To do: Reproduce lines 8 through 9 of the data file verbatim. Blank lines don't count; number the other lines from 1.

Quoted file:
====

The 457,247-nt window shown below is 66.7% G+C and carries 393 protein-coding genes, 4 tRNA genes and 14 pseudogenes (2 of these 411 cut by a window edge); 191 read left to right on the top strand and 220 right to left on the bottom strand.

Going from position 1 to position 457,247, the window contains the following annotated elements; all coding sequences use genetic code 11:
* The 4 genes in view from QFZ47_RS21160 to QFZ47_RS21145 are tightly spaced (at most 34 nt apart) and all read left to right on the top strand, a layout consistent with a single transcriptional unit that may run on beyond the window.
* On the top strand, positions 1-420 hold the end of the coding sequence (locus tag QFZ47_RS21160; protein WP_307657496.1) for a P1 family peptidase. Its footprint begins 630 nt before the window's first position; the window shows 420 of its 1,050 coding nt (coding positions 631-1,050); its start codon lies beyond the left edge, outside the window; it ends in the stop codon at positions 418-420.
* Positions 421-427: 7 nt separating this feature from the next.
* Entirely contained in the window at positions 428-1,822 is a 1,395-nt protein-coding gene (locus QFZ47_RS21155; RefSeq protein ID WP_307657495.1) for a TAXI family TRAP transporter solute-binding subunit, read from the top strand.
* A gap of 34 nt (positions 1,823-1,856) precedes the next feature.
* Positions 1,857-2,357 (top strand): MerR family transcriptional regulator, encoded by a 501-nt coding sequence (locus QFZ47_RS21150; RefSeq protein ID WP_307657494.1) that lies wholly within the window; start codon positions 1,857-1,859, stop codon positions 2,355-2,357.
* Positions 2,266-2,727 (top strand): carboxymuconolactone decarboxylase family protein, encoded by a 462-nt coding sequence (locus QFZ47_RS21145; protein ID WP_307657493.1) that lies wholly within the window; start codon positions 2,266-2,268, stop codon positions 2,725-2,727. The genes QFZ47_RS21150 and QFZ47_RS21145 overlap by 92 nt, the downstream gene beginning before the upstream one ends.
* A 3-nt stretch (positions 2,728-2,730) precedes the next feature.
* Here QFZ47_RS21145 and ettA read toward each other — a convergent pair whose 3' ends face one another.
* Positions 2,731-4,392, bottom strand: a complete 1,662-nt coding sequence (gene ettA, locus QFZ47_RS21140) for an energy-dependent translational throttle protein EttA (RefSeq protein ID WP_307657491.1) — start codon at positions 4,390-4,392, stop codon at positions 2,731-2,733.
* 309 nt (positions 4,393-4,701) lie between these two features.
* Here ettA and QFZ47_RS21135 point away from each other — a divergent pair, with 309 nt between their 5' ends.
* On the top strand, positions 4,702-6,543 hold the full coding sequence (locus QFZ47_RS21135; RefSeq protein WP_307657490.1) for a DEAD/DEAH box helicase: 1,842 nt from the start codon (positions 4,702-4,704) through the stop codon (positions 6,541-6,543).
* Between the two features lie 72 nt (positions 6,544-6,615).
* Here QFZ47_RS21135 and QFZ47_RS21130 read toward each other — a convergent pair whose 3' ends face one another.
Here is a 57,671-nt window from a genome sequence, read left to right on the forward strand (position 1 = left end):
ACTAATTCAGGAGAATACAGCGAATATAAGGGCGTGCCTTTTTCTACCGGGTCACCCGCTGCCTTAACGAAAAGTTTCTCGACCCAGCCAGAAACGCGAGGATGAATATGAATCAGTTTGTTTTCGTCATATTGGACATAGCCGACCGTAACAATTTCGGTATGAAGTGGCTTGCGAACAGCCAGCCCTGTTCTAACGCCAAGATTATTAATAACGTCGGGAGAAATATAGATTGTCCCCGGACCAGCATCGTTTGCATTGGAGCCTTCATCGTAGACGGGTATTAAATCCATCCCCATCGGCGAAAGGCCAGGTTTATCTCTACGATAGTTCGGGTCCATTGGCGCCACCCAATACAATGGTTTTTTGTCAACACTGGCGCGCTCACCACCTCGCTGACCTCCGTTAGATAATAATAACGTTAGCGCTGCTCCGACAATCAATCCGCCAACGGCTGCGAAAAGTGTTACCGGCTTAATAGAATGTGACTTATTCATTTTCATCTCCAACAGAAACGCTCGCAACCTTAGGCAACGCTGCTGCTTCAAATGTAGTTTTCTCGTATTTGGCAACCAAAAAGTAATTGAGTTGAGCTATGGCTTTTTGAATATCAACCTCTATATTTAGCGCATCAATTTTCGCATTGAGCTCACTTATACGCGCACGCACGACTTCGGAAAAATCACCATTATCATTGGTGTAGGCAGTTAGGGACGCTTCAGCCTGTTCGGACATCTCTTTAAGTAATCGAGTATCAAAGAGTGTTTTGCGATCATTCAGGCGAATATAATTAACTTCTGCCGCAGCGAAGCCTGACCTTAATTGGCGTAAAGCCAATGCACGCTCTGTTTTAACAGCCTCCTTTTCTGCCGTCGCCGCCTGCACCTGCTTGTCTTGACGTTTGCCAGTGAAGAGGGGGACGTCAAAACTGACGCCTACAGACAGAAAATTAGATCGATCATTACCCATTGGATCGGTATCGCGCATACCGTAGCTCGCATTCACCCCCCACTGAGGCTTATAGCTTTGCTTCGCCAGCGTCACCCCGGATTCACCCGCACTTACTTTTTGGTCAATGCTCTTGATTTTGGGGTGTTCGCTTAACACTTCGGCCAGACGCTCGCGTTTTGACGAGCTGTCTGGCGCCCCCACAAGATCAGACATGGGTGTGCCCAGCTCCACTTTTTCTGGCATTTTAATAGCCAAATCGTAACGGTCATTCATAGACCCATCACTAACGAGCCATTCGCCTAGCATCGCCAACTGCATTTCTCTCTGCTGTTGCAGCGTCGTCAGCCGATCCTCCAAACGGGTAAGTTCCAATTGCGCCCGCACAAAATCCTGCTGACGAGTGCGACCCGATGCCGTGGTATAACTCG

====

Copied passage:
* Positions 1,857-2,357 (top strand): MerR family transcriptional regulator, encoded by a 501-nt coding sequence (locus QFZ47_RS21150; RefSeq protein ID WP_307657494.1) that lies wholly within the window; start codon positions 1,857-1,859, stop codon positions 2,355-2,357.
* Positions 2,266-2,727 (top strand): carboxymuconolactone decarboxylase family protein, encoded by a 462-nt coding sequence (locus QFZ47_RS21145; protein ID WP_307657493.1) that lies wholly within the window; start codon positions 2,266-2,268, stop codon positions 2,725-2,727. The genes QFZ47_RS21150 and QFZ47_RS21145 overlap by 92 nt, the downstream gene beginning before the upstream one ends.